Brick in construction plays a vital role. Traditionally bricks were made of clay. The history of bricks goes as far as the beginning of time. These blocks of ancient construction were used by the Roman, Egyptian and Indian civilizations. Interestingly, antique bricks and blocks used in construction by them are still intact and hold the architectural marvels.
Considered environmental friendly as a building material, a brick is general a rectangular block made of clay, shale, slate, concrete, calcium silicate or stone. It is manufactured by mixing sand with water and then pressing it into steel molds. These raw bricks are then heated at a high temperature of 1000° C which provides the strength to the bricks. Bricks are great insulators as well. The interesting thing is brick stores the heat of the sun and transfers it in the room for several hours after the sun has set.
No two bricks look alike in the shape, size, and composition. Blocks are mainly made of concrete. Blocks are larger in comparison to bricks. They come in both solid and hollow format. Blocks are used mainly in load-bearing walls where strength is very important.
There are mainly five types of bricks.
Common Burnt Clay Bricks: This is the most common form of brick used in construction. It is made by pressing raw material in steel blocks and then heating them in the kiln. These are used for general construction work and do not have a special attractive appearance.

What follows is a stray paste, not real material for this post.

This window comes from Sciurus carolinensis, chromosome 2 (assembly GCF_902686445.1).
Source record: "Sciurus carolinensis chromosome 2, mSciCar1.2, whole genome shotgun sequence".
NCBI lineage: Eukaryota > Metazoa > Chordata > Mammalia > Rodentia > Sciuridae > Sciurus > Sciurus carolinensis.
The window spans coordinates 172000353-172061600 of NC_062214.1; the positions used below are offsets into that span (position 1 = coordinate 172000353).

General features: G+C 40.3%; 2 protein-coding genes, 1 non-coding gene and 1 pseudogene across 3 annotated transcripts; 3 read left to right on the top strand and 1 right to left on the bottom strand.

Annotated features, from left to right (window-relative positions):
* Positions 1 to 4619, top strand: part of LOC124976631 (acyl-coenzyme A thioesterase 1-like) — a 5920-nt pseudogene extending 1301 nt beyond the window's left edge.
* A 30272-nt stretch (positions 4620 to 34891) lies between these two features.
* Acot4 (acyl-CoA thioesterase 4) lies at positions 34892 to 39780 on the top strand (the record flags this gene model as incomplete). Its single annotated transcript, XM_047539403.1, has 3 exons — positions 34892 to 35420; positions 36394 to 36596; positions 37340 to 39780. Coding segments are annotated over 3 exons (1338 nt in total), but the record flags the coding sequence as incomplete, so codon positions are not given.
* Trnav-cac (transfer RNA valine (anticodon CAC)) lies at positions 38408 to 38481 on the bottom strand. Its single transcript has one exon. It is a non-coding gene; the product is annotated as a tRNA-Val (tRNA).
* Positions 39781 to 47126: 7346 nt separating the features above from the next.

Concrete Bricks: These bricks are made of concrete. The colored concrete bricks are manufactured by adding color pigments. It is often used in facades and fences.
Sand Lime Bricks (Calcium Silicate Bricks): This type of brick is made by mixing sand, fly ash and lime followed by a chemical process during wet mixing. The color of this brick is gray. The shape is uniform and has a smoother finish.
Engineering Bricks: These bricks are made by heating the raw material at extremely high temperatures. It has limited water absorption thus useful in locations where water damage can be a possibility.
Fly Ash Clay Bricks: These are made by mixing fly ash with clay and then heating the raw material at high temperature. These bricks have to be manufactured with care as they tend to expand if the raw material has impurities.
There are two main types of blocks that are solid and hollow. The hollow blocks are further divided into 8 different types.
Stretcher block: These blocks are used to join the corners of the masonry. These blocks are generally laid down parallel to the face of the wall.
Pillar block: These blocks are used in case of piers and pillars. They are also known as double corner blocks.
Corner block: These blocks are used at the end of the masonry which can be a window or a door.
Jamb block: These blocks are used at the location where there is an elaborated window opening in the wall.
Partition block: These blocks are used in building partition walls. They have a larger height than breadth.
Lintel block: These are used for the purpose of the provision of beam or lintel beam. It bears the load coming from the top of the structure.
Frogged brick block: These blocks have a frog on the top side. It helps to hold the mortar and develop a strong bond with the top laying block.
Bullnose block: These blocks are similar to corner block but with rounded edges.